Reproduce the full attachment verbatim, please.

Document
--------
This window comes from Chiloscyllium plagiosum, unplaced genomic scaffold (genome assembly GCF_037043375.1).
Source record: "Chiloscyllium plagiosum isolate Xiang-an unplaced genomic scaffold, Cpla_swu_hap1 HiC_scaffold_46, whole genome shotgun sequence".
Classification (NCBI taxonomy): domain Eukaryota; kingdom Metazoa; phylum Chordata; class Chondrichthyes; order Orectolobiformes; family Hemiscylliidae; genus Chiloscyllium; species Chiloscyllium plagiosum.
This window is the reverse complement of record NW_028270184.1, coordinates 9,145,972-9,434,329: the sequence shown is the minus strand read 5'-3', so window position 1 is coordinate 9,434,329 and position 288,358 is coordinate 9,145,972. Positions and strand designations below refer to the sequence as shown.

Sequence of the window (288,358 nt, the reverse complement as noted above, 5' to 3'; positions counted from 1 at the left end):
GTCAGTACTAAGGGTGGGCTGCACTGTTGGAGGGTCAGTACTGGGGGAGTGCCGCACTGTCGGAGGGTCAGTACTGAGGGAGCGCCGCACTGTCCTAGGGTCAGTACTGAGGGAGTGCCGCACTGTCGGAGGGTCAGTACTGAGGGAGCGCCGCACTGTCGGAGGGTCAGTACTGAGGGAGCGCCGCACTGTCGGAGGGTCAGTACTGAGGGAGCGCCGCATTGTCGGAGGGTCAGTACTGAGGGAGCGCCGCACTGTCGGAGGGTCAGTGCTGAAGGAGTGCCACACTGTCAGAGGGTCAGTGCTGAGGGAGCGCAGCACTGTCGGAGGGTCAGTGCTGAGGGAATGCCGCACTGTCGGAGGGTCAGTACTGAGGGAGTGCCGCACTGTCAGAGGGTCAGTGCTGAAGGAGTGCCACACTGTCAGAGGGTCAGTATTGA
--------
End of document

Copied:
This window comes from Chiloscyllium plagiosum, unplaced genomic scaffold (genome assembly GCF_037043375.1).
Source record: "Chiloscyllium plagiosum isolate Xiang-an unplaced genomic scaffold, Cpla_swu_hap1 HiC_scaffold_46, whole genome shotgun sequence".
Classification (NCBI taxonomy): domain Eukaryota; kingdom Metazoa; phylum Chordata; class Chondrichthyes; order Orectolobiformes; family Hemiscylliidae; genus Chiloscyllium; species Chiloscyllium plagiosum.
This window is the reverse complement of record NW_028270184.1, coordinates 9,145,972-9,434,329: the sequence shown is the minus strand read 5'-3', so window position 1 is coordinate 9,434,329 and position 288,358 is coordinate 9,145,972. Positions and strand designations below refer to the sequence as shown.

Sequence of the window (288,358 nt, the reverse complement as noted above, 5' to 3'; positions counted from 1 at the left end):
GTCAGTACTAAGGGTGGGCTGCACTGTTGGAGGGTCAGTACTGGGGGAGTGCCGCACTGTCGGAGGGTCAGTACTGAGGGAGCGCCGCACTGTCCTAGGGTCAGTACTGAGGGAGTGCCGCACTGTCGGAGGGTCAGTACTGAGGGAGCGCCGCACTGTCGGAGGGTCAGTACTGAGGGAGCGCCGCACTGTCGGAGGGTCAGTACTGAGGGAGCGCCGCATTGTCGGAGGGTCAGTACTGAGGGAGCGCCGCACTGTCGGAGGGTCAGTGCTGAAGGAGTGCCACACTGTCAGAGGGTCAGTGCTGAGGGAGCGCAGCACTGTCGGAGGGTCAGTGCTGAGGGAATGCCGCACTGTCGGAGGGTCAGTACTGAGGGAGTGCCGCACTGTCAGAGGGTCAGTGCTGAAGGAGTGCCACACTGTCAGAGGGTCAGTATTGA